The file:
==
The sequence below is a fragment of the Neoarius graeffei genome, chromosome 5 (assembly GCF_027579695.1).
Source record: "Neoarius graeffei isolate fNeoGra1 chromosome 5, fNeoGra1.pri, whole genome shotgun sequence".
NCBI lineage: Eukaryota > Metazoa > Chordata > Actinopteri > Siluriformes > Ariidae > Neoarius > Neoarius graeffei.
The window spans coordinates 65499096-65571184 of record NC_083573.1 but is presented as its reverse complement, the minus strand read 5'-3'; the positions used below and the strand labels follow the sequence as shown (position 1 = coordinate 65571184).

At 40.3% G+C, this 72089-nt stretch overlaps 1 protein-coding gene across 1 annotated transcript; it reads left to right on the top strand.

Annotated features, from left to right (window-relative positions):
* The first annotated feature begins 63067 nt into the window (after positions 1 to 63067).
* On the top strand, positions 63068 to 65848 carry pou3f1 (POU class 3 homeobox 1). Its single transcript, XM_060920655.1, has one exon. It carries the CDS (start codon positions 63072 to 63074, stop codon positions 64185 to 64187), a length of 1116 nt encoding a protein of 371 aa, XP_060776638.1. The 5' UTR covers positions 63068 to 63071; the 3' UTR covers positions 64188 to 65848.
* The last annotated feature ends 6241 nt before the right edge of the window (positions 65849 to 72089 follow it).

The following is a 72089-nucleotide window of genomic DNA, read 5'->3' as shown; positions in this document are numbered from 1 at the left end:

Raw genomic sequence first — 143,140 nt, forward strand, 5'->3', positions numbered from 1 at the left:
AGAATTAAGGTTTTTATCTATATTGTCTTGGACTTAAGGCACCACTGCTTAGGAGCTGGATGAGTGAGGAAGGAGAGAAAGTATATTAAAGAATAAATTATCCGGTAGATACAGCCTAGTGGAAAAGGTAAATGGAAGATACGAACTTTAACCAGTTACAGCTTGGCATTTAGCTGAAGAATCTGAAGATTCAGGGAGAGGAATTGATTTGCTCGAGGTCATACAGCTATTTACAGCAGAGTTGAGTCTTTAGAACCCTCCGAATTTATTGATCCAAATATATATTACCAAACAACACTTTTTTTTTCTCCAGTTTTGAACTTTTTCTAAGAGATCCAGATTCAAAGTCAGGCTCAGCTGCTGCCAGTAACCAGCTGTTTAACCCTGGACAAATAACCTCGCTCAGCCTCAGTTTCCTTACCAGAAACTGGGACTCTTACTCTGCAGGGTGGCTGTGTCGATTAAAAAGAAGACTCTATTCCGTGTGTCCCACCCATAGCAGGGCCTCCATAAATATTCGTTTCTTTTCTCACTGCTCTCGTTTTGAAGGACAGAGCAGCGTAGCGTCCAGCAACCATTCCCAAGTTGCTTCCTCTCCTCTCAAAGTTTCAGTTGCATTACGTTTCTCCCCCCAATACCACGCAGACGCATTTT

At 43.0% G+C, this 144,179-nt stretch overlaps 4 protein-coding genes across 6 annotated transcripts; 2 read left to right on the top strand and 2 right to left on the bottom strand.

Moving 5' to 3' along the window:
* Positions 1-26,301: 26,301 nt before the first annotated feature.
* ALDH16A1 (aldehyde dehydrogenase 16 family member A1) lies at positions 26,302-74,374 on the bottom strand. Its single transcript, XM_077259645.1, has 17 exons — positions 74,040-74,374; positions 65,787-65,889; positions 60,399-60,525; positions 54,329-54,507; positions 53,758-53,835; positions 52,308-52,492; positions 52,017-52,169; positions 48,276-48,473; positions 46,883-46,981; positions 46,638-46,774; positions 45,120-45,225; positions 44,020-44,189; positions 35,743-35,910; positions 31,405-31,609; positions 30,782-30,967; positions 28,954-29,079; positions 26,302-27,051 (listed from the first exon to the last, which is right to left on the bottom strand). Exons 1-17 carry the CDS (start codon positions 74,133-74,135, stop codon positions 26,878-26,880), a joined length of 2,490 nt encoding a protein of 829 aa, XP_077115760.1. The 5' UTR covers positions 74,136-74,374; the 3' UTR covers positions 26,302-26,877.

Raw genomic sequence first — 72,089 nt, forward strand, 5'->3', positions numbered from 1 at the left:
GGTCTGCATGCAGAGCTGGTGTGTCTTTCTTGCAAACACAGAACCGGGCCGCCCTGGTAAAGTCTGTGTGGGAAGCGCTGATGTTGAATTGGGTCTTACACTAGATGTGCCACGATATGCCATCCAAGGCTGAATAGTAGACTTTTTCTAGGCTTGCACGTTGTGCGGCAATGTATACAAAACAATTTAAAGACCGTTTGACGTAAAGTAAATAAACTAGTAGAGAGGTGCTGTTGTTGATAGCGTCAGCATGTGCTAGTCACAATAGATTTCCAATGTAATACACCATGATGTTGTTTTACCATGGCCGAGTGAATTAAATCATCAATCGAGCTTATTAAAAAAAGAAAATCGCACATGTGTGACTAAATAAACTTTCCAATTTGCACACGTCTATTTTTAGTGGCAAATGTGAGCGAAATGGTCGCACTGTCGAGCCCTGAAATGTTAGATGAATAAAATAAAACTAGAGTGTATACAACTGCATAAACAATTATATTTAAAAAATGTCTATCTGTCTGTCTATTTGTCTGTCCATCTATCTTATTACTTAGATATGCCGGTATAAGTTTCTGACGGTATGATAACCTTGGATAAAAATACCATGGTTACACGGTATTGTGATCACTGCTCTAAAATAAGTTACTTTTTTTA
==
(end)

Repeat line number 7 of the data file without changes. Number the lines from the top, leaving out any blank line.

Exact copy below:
* The first annotated feature begins 63067 nt into the window (after positions 1 to 63067).